This is a contributed guest post from SurveyMonkey Audience customer, Catherine Dawson, marketing director at CLM Fleet Management. Interested in a contributed post based on your own Audience research? Send a blog pitch to firstname.lastname@example.org.
Intelligent Speed Assistance (ISA) technology—systems that detect local speed limits and prevent cars from exceeding them—may be required to be built into new cars across Europe starting in 2022.
At CLM Fleet Management, we noticed some strong views from individuals in the media, and decided to conduct some structured research to explore this topic further. The responses from drivers revealed strong opinions, suggesting that this mandate could be controversial if pursued further.
An ISA system enables cars to receive information via GPS and a digital map, so that the vehicle can limit its top speed according to the rules of the area. In addition to the data feed, there would be an onboard video camera capable of recognizing road signs, and a “black box” feature—like an aircraft flight recorder—to track driver behaviour.
We conducted a survey of almost 300 UK-based drivers to gather their views on the new technology.
A mix of support and distrust—but with some shared concerns
While it was clear that there was some support for ISA, it was also clear that there was an equal or greater resistance to the technology. We decided to post about the issue on social media as well, triggering some interesting debate.
Interestingly even among the supporters of the technology, many believed that it was a “step too far and is overly controlling.” We plan to do a follow-up survey to determine whether the ISA technology without the black box recorder would meet with broader support.
Respondents were asked to indicate the extent to which they agreed or disagreed with the following statements (with the highest responses highlighted):
More than 38% of responders indicated that they would avoid buying a car with ISA technology, indicating that the U.K. government, which has already signaled support of the technology, might consider reappraising its position—especially if the reticence to buy new cars impacts environmental concerns.
In addition to the multiple choice questions, respondents were also given the opportunity to share their opinions in their own language, resulting in a few groups proposing interesting alternatives to ISA.
1.More driver training
Some respondents argued for more driver training rather than penalties and technological aids or recording devices. Others thought that speed-controlled cars might result in less talented drivers.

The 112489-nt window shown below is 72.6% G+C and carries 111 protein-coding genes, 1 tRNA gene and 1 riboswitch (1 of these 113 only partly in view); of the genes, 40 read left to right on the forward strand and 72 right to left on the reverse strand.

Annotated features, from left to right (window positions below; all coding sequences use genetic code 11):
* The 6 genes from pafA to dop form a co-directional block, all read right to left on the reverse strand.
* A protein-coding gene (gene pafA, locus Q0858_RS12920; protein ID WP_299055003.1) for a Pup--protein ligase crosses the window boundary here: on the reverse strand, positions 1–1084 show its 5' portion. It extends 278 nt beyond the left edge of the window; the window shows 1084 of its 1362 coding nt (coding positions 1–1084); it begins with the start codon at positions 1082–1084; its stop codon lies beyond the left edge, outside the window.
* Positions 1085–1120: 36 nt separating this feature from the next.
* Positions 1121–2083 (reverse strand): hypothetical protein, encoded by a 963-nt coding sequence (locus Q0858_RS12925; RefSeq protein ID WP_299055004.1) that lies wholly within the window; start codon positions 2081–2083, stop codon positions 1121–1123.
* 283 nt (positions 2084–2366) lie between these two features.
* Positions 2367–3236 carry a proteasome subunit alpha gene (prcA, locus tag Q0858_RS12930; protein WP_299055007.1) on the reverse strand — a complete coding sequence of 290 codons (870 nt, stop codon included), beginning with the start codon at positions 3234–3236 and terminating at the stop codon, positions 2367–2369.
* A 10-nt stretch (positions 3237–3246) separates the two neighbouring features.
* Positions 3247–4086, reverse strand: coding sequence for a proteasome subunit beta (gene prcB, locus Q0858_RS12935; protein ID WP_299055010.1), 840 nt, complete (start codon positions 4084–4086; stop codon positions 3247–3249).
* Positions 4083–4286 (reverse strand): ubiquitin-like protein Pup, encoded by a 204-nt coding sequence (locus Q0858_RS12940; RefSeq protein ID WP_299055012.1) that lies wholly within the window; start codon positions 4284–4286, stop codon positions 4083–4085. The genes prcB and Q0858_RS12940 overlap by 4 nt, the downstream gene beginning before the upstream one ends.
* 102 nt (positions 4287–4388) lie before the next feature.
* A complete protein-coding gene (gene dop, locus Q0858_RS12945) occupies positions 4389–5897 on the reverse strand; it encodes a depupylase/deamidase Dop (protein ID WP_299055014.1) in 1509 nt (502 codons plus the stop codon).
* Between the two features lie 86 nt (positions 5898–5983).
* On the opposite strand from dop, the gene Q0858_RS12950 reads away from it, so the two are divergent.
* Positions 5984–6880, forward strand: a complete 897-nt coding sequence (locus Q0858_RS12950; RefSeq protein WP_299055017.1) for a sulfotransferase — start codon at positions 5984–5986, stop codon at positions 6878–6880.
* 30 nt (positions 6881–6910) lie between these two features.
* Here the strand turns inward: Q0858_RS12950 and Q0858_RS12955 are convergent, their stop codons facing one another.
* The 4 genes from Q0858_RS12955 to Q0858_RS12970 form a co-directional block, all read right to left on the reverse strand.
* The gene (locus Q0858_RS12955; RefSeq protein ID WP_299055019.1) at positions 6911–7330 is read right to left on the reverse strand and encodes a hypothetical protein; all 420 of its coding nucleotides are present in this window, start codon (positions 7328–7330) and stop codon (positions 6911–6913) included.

“Unless you get caught speeding, or train for other types of vehicle license, there’s a good chance that you won’t have had any training since you passed your driving test and that isn’t a good thing.”
Some respondents also noted that they found other driver behaviors more dangerous than speeding. Some examples that came up were failing to signal, tailgating, last-minute merges.
A few people also commented that they would find driver training to be a more effective solution than limiting car speeds.
In CLM’s own space—fleet driving and management—driver training isn’t uncommon, but it usually comes after recorded errors, accidents or poor driver behavior.
2. Review of speed limits
Perhaps unsurprisingly, many people also had strong opinions about the existing speed limits. Many considered the current speed limits too low and outdated, and would receive the new technology more favourably if speed limits were reviewed before ISA introduction.
Others worried about potential fines and other penalties they might be liable to if ISA tracking technology was enabled.
3. More police
Some respondents felt that, if speeding is an issue, adding more police to the force would be more effective than adding speed-monitoring technology into cars.
What does it all mean for companies with corporate cars and vans, drivers, or employees who need to drive?
While the survey attracted respondents from all walks of life, the impact will be especially relevant to those in the fleet industry.
Professional drivers (depending upon their point of view) may opt to drive their own/older car instead of a newer or company one in order to avoid the limits or protect their privacy.
Already, many U.K. drivers are choosing to use their own cars in order to avoid the U.K.’s Benefit in Kind tax. ISA technology could increase this trend—which makes planning and supporting drivers tougher for fleet managers.
Fleet companies and other driving-related industries will need to review and plan new policies, particularly sections about employees driving their own cars on business. We’ll need to ensure that they are robust enough to support the relevant to the health and safety issues and consider the environmental repercussions of increasing opt-outs.
ISA technology may also cause the cost of new cars to increase, and may also cost more to maintain. Existing safety systems like adaptive cruise control, lane departure warnings, and heads up displays have already caused accident repair costs rise significantly. If it does become requisite, our industry will very likely be affected.
CLM’s Audience survey data has enabled us to 1) understand public sentiment and how it aligns with and validates our company’s viewpoint 2) source interesting perspectives about alternative solutions and 3) understand how public sentiment might affect the U.K. government’s decisions moving forward.